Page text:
Perhaps I order too many books, which Is probably an occupational hazard for folks in my line of work. As such, I often don’t pay close attention to emails with the subject line “Your Amazon.com order has shipped.” Today, I’m glad that I looked because my copy of Palante: Voices and Photographs of the Young Lords, 1969-1971 is on its way. This re-release and re-naming of the 1971 Palante: Young Lords Party, which has been out of print for a long time, adds an introduction by Iris Morales, filmmaker and Young Lord, and promises to be a great addition to the resources available on the organization. So why should you care? Here are a couple of reasons.
Palante has always been one of the most comprehensive resources on the Young Lords. Released in 1971, it was a key means by which they spread word of the organization’s history, ideology, attitudes toward key issues (like women in the revolution), etc. The first half of the book was a collection of programmatic statements from/about the organization and first-person narratives, testimonios even, recounting how different members (cadre and leadership) “turned political.” It also included pieces speaking to issues such as colonialism, women’s equality, gay liberation, and racism. The second half of the book was an extended photo essay by Michael Abramson, which had some of the best photos documenting the Young Lords’ activism. Sadly, it has long been out of print. Worse yet, many libraries had their copies lost or stolen over the years, so it’s gotten hard to find this excellent primary text.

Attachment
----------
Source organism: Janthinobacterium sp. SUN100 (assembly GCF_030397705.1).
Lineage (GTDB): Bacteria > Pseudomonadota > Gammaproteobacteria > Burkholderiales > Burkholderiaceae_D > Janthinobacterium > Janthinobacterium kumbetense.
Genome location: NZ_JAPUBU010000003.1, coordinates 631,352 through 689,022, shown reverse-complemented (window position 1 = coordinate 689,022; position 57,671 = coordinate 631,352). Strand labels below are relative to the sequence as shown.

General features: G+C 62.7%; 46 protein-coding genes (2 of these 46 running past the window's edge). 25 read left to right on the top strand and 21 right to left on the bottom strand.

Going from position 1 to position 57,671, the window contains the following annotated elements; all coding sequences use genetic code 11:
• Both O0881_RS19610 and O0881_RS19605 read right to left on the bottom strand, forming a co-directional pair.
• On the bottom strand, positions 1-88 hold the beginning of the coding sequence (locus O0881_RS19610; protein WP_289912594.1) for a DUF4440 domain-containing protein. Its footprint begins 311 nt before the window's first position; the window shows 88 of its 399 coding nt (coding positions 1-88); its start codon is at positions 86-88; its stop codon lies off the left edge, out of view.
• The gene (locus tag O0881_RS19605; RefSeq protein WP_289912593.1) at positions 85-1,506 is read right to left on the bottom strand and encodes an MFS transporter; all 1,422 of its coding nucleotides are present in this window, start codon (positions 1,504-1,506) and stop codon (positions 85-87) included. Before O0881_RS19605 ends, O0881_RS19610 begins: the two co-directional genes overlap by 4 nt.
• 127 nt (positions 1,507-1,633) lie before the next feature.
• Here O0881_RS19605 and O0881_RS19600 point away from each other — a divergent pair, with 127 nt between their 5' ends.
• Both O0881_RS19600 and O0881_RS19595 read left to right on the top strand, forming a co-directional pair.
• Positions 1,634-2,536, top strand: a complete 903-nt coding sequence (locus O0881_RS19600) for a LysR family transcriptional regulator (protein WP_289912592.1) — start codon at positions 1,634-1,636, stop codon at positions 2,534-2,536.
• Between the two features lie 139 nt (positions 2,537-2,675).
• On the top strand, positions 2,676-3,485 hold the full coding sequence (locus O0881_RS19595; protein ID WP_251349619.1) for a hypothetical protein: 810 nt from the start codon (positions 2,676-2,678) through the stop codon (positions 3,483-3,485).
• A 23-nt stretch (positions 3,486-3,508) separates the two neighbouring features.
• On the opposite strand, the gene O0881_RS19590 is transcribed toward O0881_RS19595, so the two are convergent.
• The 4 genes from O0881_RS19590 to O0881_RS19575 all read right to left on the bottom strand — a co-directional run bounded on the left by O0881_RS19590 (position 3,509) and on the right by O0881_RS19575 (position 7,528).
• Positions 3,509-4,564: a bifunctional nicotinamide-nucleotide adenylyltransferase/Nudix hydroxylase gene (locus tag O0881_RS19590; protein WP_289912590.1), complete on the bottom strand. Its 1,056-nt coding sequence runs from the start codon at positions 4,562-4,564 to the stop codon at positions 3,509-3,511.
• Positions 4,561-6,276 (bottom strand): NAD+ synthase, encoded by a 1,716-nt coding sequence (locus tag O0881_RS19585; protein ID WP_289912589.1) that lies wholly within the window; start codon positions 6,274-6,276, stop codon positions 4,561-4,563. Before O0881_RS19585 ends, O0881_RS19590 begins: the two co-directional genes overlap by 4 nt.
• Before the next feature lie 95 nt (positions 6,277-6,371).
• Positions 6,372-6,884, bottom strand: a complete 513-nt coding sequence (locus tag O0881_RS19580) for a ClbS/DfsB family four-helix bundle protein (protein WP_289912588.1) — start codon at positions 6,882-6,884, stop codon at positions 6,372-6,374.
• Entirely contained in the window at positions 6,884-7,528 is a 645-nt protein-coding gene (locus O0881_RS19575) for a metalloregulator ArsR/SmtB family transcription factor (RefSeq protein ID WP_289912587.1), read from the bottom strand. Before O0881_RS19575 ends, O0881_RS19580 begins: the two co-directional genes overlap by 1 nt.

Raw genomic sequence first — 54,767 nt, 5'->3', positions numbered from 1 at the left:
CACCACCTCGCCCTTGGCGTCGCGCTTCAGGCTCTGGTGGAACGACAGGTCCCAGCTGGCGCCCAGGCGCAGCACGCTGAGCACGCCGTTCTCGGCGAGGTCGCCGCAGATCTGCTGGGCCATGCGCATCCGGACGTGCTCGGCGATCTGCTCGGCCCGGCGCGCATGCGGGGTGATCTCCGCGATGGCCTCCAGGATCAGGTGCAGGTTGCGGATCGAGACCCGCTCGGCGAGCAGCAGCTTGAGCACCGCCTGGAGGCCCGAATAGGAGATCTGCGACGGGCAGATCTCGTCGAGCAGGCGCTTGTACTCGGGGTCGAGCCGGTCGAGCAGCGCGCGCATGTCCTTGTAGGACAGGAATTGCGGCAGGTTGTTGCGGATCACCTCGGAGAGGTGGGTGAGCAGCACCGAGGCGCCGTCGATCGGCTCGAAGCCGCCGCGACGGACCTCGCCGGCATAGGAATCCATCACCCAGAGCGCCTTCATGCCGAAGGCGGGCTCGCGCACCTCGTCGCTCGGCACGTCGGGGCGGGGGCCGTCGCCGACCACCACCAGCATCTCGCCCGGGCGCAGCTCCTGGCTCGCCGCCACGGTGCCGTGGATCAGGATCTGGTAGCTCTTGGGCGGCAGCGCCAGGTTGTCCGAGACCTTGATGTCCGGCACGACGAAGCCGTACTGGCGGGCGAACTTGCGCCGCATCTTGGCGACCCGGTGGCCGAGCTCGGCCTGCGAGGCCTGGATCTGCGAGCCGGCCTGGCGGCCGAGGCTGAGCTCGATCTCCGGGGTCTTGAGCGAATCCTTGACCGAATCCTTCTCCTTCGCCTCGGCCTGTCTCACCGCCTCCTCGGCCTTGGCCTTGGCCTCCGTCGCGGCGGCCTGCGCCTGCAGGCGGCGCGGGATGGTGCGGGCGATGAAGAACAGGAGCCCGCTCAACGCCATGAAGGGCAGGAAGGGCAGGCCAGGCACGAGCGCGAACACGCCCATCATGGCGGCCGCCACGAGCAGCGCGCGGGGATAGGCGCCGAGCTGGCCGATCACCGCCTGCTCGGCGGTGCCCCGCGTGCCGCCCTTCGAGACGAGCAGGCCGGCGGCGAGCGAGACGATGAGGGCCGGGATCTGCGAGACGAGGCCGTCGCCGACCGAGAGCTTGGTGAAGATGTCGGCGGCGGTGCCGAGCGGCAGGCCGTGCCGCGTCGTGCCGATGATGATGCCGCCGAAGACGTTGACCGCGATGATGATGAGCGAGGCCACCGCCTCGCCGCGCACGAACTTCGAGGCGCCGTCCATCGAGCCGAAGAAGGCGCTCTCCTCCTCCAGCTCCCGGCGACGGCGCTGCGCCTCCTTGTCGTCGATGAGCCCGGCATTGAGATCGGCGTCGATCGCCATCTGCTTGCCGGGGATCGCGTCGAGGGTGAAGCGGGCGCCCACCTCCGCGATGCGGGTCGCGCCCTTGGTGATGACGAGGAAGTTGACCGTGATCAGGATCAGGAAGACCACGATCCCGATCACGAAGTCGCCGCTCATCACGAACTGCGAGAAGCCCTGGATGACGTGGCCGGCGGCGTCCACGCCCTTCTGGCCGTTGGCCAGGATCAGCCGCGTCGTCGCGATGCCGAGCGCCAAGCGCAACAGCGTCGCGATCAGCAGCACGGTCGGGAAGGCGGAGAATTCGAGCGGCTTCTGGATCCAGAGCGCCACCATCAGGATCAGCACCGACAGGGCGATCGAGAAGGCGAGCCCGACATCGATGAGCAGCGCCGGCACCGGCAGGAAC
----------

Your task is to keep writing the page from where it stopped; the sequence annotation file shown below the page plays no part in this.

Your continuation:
This new edition of Palante, published by Haymarket Press, promises to be everything that the original was and then some. The addition of a new introduction by Iris Morales adds a contemporary dimension to this forty year old text. Iris Morales and Denise Oliver wrote the preface to my Young Lords: A Reader, which really helped to bring into focus the significance of the organization for a contemporary audience. While I haven’t yet read the new introduction, I’m confident it will be fitting to the book, which was already great.
If you’re already interested in the Young Lords, you probably don’t need much additional reason to get the book (in fact, you’ve probably pre-ordered it). If you don’t know a lot about the Young Lords, why the heck not??? The Lords were one of the most significant radical Latin@ organizations of the post-McCarthy era. They were responsible for significant advances in Puerto Rican communities on issues of health, education, drug abuse, political empowerment, prisoner’s rights, police brutality, and more for a wide cross-section of working people of color. If you have any interest whatsoever in Latin@ social movements, black and brown power, the radical 1960s and 1970s, coalitional politics, the Left, Third World feminisms, etc., you should get this book (and mine too, of course).
Even if you don’t have a huge interest in these topics, the photos alone make Palante a great conversation piece for anyone who happens to flip through it. For $15 from Amazon.com, it’s hard to justify not getting this book. 😉
I’ll be waiting (impatiently) for my copy to arrive tomorrow or Wednesday. Once it does, I’ll post a short review of the book quality and the intro for those of you still on the fence. If you get your copy before me, please weigh in here in the comments.